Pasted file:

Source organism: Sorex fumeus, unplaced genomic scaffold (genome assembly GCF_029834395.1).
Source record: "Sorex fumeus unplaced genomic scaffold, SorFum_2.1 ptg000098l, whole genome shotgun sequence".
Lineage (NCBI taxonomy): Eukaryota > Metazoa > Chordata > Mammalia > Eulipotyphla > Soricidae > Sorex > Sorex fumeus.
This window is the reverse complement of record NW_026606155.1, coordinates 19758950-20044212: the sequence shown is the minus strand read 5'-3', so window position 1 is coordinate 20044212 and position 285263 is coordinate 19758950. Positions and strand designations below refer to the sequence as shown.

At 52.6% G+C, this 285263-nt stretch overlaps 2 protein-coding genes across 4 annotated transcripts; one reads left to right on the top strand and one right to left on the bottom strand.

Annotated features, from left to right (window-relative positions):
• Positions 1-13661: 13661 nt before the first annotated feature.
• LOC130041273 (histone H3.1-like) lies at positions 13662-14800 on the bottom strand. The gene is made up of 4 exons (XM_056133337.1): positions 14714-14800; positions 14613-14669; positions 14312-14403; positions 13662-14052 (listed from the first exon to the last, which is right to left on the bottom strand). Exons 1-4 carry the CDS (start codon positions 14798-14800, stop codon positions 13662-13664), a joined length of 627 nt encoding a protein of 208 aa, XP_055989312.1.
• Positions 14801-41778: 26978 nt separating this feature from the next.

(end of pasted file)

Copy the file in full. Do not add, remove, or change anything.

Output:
Source organism: Sorex fumeus, unplaced genomic scaffold (genome assembly GCF_029834395.1).
Source record: "Sorex fumeus unplaced genomic scaffold, SorFum_2.1 ptg000098l, whole genome shotgun sequence".
Lineage (NCBI taxonomy): Eukaryota > Metazoa > Chordata > Mammalia > Eulipotyphla > Soricidae > Sorex > Sorex fumeus.
This window is the reverse complement of record NW_026606155.1, coordinates 19758950-20044212: the sequence shown is the minus strand read 5'-3', so window position 1 is coordinate 20044212 and position 285263 is coordinate 19758950. Positions and strand designations below refer to the sequence as shown.

At 52.6% G+C, this 285263-nt stretch overlaps 2 protein-coding genes across 4 annotated transcripts; one reads left to right on the top strand and one right to left on the bottom strand.

Annotated features, from left to right (window-relative positions):
• Positions 1-13661: 13661 nt before the first annotated feature.
• LOC130041273 (histone H3.1-like) lies at positions 13662-14800 on the bottom strand. The gene is made up of 4 exons (XM_056133337.1): positions 14714-14800; positions 14613-14669; positions 14312-14403; positions 13662-14052 (listed from the first exon to the last, which is right to left on the bottom strand). Exons 1-4 carry the CDS (start codon positions 14798-14800, stop codon positions 13662-13664), a joined length of 627 nt encoding a protein of 208 aa, XP_055989312.1.
• Positions 14801-41778: 26978 nt separating this feature from the next.